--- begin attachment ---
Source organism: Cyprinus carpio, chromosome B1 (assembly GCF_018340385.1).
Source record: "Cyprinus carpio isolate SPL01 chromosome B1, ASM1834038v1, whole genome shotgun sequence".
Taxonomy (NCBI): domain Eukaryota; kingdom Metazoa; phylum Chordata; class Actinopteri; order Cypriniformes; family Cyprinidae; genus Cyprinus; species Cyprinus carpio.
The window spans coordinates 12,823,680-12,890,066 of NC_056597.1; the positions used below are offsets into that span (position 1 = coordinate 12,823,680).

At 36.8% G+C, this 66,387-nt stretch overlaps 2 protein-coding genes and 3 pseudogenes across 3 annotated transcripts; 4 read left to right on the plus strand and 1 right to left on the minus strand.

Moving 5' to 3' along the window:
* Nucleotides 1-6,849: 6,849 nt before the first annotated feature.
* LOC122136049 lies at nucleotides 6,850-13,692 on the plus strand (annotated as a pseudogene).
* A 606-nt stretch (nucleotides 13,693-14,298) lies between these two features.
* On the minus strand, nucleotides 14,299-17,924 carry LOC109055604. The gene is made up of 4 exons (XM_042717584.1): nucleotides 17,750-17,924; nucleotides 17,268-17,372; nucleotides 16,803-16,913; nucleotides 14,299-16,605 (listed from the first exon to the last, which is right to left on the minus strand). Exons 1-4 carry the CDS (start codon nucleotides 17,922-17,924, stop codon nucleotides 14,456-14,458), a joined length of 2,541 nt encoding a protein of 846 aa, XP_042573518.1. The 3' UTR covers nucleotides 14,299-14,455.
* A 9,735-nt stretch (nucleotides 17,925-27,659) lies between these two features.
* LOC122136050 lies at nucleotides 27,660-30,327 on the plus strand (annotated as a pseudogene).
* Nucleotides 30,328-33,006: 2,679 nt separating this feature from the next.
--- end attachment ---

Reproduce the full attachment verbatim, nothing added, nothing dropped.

Source organism: Cyprinus carpio, chromosome B1 (assembly GCF_018340385.1).
Source record: "Cyprinus carpio isolate SPL01 chromosome B1, ASM1834038v1, whole genome shotgun sequence".
Taxonomy (NCBI): domain Eukaryota; kingdom Metazoa; phylum Chordata; class Actinopteri; order Cypriniformes; family Cyprinidae; genus Cyprinus; species Cyprinus carpio.
The window spans coordinates 12,823,680-12,890,066 of NC_056597.1; the positions used below are offsets into that span (position 1 = coordinate 12,823,680).

At 36.8% G+C, this 66,387-nt stretch overlaps 2 protein-coding genes and 3 pseudogenes across 3 annotated transcripts; 4 read left to right on the plus strand and 1 right to left on the minus strand.

Moving 5' to 3' along the window:
* Nucleotides 1-6,849: 6,849 nt before the first annotated feature.
* LOC122136049 lies at nucleotides 6,850-13,692 on the plus strand (annotated as a pseudogene).
* A 606-nt stretch (nucleotides 13,693-14,298) lies between these two features.
* On the minus strand, nucleotides 14,299-17,924 carry LOC109055604. The gene is made up of 4 exons (XM_042717584.1): nucleotides 17,750-17,924; nucleotides 17,268-17,372; nucleotides 16,803-16,913; nucleotides 14,299-16,605 (listed from the first exon to the last, which is right to left on the minus strand). Exons 1-4 carry the CDS (start codon nucleotides 17,922-17,924, stop codon nucleotides 14,456-14,458), a joined length of 2,541 nt encoding a protein of 846 aa, XP_042573518.1. The 3' UTR covers nucleotides 14,299-14,455.
* A 9,735-nt stretch (nucleotides 17,925-27,659) lies between these two features.
* LOC122136050 lies at nucleotides 27,660-30,327 on the plus strand (annotated as a pseudogene).
* Nucleotides 30,328-33,006: 2,679 nt separating this feature from the next.